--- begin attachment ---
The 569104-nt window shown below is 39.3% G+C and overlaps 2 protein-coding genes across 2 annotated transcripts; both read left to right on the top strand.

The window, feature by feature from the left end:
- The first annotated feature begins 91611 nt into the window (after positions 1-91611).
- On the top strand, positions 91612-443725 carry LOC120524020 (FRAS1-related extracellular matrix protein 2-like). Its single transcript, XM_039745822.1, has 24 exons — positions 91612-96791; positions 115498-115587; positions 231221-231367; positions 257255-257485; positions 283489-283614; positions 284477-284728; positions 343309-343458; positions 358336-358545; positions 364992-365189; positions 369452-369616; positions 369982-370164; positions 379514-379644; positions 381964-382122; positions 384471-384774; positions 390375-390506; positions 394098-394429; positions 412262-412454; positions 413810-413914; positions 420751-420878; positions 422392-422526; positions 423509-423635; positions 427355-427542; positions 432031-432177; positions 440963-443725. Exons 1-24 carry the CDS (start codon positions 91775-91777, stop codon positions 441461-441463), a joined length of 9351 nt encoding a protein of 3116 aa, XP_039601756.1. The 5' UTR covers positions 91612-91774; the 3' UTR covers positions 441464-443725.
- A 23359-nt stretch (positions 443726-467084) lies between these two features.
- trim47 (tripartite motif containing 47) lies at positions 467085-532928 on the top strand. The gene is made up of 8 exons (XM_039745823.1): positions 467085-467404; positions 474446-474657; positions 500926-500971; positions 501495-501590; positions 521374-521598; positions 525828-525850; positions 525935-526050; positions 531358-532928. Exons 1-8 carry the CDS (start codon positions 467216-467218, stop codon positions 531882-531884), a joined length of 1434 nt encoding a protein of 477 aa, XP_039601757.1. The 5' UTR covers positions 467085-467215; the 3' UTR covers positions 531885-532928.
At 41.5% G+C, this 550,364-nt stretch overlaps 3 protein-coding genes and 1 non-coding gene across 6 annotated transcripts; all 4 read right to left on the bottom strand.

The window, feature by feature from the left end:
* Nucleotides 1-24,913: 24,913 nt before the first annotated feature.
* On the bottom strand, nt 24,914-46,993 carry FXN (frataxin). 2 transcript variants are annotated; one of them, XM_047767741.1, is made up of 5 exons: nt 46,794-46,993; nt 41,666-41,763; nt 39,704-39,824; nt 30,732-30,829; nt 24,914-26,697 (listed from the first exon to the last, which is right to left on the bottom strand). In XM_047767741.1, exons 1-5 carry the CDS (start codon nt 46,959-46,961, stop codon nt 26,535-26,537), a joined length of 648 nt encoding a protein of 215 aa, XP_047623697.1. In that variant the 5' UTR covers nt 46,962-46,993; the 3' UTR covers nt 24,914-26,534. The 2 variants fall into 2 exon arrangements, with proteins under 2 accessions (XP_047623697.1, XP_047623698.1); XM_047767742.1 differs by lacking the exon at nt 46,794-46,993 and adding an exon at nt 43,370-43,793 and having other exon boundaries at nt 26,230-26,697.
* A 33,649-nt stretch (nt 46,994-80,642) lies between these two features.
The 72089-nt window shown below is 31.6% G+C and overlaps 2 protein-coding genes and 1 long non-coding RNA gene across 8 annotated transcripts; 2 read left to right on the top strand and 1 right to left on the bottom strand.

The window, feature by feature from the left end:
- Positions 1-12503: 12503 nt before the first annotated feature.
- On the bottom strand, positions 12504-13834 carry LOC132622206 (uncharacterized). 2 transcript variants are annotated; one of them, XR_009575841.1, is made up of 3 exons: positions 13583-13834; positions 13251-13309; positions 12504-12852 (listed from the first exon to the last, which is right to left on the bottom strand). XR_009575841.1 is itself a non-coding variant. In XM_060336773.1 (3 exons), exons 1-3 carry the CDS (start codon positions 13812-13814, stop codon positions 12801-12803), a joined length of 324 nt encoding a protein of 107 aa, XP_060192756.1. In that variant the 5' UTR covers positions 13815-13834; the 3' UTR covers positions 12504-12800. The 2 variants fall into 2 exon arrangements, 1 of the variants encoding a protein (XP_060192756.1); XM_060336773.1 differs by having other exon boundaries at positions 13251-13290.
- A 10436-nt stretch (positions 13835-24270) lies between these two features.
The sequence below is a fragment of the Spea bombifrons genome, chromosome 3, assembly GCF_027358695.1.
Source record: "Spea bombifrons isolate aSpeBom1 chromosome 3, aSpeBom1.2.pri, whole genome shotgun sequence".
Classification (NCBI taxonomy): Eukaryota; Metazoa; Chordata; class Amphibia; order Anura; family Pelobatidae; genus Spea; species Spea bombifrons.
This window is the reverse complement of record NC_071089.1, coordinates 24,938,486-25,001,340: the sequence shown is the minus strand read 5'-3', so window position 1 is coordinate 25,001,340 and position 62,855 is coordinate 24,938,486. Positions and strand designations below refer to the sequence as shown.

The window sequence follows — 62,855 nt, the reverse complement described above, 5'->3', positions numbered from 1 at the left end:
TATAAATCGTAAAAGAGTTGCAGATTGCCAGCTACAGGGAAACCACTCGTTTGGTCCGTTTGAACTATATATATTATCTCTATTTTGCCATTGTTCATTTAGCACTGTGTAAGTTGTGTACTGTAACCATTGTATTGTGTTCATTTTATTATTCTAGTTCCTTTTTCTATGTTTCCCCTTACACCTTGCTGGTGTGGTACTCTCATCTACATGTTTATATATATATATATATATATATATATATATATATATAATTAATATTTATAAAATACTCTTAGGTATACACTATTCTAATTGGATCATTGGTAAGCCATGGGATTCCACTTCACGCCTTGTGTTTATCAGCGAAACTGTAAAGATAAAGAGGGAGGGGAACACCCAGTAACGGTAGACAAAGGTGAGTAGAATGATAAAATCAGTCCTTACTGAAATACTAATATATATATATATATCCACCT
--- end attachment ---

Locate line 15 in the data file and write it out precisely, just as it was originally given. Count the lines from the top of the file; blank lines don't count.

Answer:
- On the bottom strand, positions 12504-13834 carry LOC132622206 (uncharacterized). 2 transcript variants are annotated; one of them, XR_009575841.1, is made up of 3 exons: positions 13583-13834; positions 13251-13309; positions 12504-12852 (listed from the first exon to the last, which is right to left on the bottom strand). XR_009575841.1 is itself a non-coding variant. In XM_060336773.1 (3 exons), exons 1-3 carry the CDS (start codon positions 13812-13814, stop codon positions 12801-12803), a joined length of 324 nt encoding a protein of 107 aa, XP_060192756.1. In that variant the 5' UTR covers positions 13815-13834; the 3' UTR covers positions 12504-12800. The 2 variants fall into 2 exon arrangements, 1 of the variants encoding a protein (XP_060192756.1); XM_060336773.1 differs by having other exon boundaries at positions 13251-13290.